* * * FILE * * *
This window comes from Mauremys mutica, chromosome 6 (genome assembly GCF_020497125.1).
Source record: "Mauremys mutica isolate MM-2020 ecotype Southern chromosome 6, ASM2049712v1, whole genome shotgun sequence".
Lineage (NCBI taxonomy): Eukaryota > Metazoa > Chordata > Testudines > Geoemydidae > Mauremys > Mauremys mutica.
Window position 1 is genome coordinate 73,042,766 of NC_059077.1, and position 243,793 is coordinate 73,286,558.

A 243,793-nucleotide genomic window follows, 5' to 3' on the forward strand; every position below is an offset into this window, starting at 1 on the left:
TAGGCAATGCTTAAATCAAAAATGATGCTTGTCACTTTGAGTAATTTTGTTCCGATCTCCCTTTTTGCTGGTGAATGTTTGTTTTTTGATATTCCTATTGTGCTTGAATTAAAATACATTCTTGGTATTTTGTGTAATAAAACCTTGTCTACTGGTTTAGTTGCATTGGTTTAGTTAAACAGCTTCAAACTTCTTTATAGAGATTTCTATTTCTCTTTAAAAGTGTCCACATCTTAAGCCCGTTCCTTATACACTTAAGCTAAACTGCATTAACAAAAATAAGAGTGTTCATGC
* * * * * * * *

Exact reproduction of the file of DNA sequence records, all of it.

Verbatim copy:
This window comes from Mauremys mutica, chromosome 6 (genome assembly GCF_020497125.1).
Source record: "Mauremys mutica isolate MM-2020 ecotype Southern chromosome 6, ASM2049712v1, whole genome shotgun sequence".
Lineage (NCBI taxonomy): Eukaryota > Metazoa > Chordata > Testudines > Geoemydidae > Mauremys > Mauremys mutica.
Window position 1 is genome coordinate 73,042,766 of NC_059077.1, and position 243,793 is coordinate 73,286,558.

A 243,793-nucleotide genomic window follows, 5' to 3' on the forward strand; every position below is an offset into this window, starting at 1 on the left:
TAGGCAATGCTTAAATCAAAAATGATGCTTGTCACTTTGAGTAATTTTGTTCCGATCTCCCTTTTTGCTGGTGAATGTTTGTTTTTTGATATTCCTATTGTGCTTGAATTAAAATACATTCTTGGTATTTTGTGTAATAAAACCTTGTCTACTGGTTTAGTTGCATTGGTTTAGTTAAACAGCTTCAAACTTCTTTATAGAGATTTCTATTTCTCTTTAAAAGTGTCCACATCTTAAGCCCGTTCCTTATACACTTAAGCTAAACTGCATTAACAAAAATAAGAGTGTTCATGC